• Apply sheet rock with GG layer to the sides of several of the joists for conduit runs.
  • Move the cold air return to the other side of the theater.
  • Cover both ducts with dynamat or an equivalent to sound dampen.
  • Frame the exterior walls of the theater and bar.
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post #16 of 141 Old 03-17-2016, 09:37 AM - Thread Starter
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Pictures!

So I spent a little time last weekend starting on the theater. My wife and I spent most of one day clearing out the space... until now it has been used as storage. Here is the space we are putting the theater in. The dimensions are 15' 4" wide by 26' long and sadly only 7' 9" high... when I had the house built I didn't have the foresight to get a taller basement.



Then we took a trip down to Harbor Freight and picked up a cut off tool and some disks. In one short afternoon I managed to cut off all the protruding nails in between the joists in the ceiling in preparation for green glue and drywall layer to add some mass. So the plan is to spend time this weekend working on this. I'm also planning on bulking up the sides of several of the joists where there is ducting and where I plan on putting conduit and my atmos speakers as illustrated below.



More to come...
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post #17 of 141 Old 03-18-2016, 06:28 AM - Thread Starter
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So here are my soundproofing plans as my goal is to attempt to block as much sound as possible from entering or leaving the theater... feel free to advise one way or the other.
  • Build up the mass of the subfloor between the ceiling joists with drywall and GG... thinking one layer but may go with two.
  • Adding drywall and gg to the sides of joists that contain vents, conduit, piping, etc.
  • Build isolated boxes for my atmos speakers to go in between the joists... currently planning on the DIY SoundGroup Volt 10LX that I am using for surrounds upstairs.
  • Wrap all the existing ducting with some sound dampening material similar to dynamat. Had a great suggestion earlier to use ice/water shielding for roofing.
  • Build 4 dead vents, 2 incoming 2 returns, for the room's HVAC needs.
  • All conduit boxes, electrical boxes, etc. wrapped with putty pads.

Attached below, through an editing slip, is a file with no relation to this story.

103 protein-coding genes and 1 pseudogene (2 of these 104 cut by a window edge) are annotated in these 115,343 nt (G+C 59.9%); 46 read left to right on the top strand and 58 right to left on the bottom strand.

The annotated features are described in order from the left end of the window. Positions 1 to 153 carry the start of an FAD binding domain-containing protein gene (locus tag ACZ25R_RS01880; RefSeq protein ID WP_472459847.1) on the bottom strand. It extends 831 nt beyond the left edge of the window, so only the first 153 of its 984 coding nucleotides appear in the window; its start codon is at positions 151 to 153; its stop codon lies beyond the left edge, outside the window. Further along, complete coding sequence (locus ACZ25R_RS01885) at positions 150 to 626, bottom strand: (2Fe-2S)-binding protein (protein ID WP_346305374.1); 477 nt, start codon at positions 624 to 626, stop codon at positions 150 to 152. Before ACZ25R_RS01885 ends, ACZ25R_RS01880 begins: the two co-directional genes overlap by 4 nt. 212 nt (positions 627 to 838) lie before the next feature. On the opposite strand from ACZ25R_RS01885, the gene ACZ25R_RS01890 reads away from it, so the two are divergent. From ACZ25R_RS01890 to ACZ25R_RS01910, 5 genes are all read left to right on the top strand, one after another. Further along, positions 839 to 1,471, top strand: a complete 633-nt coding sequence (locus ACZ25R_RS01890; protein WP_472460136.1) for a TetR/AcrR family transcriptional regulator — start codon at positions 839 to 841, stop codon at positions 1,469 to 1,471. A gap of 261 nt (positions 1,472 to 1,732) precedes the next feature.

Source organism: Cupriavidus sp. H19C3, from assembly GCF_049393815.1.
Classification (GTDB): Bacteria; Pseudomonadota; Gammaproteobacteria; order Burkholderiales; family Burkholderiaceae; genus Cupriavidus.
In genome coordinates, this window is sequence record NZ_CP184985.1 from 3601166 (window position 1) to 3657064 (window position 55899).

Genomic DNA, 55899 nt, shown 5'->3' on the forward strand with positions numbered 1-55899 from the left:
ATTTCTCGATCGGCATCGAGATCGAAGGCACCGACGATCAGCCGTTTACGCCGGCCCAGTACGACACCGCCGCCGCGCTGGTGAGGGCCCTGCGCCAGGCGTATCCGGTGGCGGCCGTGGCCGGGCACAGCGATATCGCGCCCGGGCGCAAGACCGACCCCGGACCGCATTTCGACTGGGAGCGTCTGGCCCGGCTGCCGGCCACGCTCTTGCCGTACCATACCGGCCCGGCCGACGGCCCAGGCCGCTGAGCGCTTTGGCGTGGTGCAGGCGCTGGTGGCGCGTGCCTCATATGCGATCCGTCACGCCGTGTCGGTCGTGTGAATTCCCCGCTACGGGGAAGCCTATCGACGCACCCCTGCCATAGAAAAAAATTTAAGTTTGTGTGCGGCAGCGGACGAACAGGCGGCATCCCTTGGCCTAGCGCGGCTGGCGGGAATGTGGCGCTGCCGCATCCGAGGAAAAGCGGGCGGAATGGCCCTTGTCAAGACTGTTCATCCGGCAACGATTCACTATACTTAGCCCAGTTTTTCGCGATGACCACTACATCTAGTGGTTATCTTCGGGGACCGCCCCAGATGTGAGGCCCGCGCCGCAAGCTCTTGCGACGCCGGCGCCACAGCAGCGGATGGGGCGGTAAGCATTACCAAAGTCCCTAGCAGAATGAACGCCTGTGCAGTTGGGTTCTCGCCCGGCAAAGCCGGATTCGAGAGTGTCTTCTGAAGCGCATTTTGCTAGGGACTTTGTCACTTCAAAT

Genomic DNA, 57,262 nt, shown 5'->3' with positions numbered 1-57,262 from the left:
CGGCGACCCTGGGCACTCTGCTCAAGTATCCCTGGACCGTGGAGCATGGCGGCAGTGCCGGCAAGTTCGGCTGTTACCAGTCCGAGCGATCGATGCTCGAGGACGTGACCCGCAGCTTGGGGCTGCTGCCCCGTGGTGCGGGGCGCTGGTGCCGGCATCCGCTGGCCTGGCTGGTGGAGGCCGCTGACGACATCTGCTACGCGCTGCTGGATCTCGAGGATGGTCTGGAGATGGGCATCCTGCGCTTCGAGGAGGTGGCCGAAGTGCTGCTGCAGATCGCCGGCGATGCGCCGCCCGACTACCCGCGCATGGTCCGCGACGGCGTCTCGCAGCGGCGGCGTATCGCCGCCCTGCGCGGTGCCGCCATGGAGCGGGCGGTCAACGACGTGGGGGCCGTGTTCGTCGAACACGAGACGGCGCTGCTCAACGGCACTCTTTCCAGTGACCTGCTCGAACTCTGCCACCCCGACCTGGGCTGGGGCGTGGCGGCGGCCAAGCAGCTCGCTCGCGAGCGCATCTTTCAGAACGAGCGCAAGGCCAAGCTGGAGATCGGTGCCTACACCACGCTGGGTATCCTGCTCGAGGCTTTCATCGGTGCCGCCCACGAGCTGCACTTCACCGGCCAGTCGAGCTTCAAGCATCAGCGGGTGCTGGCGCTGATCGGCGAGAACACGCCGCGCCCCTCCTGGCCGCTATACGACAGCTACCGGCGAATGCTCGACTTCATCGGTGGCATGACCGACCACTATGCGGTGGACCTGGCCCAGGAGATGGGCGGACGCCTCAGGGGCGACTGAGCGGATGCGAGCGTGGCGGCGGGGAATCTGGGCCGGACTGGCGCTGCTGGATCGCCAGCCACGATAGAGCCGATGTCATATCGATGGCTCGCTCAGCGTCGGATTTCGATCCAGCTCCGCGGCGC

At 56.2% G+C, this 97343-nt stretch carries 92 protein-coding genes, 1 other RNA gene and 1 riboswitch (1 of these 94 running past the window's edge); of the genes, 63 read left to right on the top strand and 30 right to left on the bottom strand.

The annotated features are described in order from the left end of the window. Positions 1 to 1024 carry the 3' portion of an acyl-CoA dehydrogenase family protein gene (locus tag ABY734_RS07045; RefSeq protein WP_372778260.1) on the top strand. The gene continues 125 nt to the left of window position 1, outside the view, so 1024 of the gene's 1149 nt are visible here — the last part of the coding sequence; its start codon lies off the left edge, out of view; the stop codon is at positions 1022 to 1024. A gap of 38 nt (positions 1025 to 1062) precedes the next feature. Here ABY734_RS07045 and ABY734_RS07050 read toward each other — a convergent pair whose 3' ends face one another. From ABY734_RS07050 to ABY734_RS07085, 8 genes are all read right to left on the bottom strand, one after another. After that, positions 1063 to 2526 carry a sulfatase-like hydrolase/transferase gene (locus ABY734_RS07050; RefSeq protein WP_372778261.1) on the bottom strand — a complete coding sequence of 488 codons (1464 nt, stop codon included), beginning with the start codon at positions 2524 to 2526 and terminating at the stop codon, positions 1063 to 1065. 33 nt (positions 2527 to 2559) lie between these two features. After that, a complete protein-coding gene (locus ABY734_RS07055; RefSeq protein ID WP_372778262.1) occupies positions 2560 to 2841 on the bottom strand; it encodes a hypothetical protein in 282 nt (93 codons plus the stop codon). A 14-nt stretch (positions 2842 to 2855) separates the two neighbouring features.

• Insulated the walls and ceiling cavities with roxul... still determining what insulation works best.
  • Use sound clips on walls and ceiling with 1 layer of OSB and 1 layer 5/8 drywall with GG in between.
  • Build the drop downs around the HVAC supply and return vents by building onto the isolated walls.
  • Main theater door to be threshold solid core door with added layer of MDF and GG to build the mass up.

So this weekend we plan to get the first step or two complete. We are doing them all throughout both the theater and the bar area which altogether is about 42' long... going to be a long weekend. Here are a few other pics of the area to give everyone an idea of the space I'm working with.







And here is a sketchup of the space... theater is going to the end on the left and we are planning a bar area on the right end with a half bath up in that space to the right of the furnace.

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post #18 of 141 Old 03-26-2016, 04:03 PM - Thread Starter
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Got a little over half of the subfloor reinforced with drywall and a few of the side runs for the cold air return cavities. We also took down the existing cold air return so it can be moved to the other side of the room. Going to spend a few hours prepping a few more drywall cuts for subfloor covering and then put those up on Monday.

Also have some of the shielding to wrap the hvac supply and return. Going to work on wrapping those Monday as well. We will see how ambitious I get having the day off and see how far I manage to go. Hoping to get that air return in its new home asap and all sealed up.
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post #19 of 141 Old 03-31-2016, 04:36 AM - Thread Starter
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Update!
We got the air return down and managed to get all of the drywall up between the joists. We also used GG sealant to seal all the edges of the drywall for half of the room so we can get the air return up in its new home. Moving it over to the opposite side so that our soffit drop downs are of equal size. Here are a few pictures of the progress.



So today we are going to work on getting the air return up and in place. After that's done its back to sealing the edges of the drywall in the rest of the ceiling. I know doing all of this will pay off but yeah this room is 42 X 16 (theater room plus bar room), but it's been slow progress for something you won't see at the end.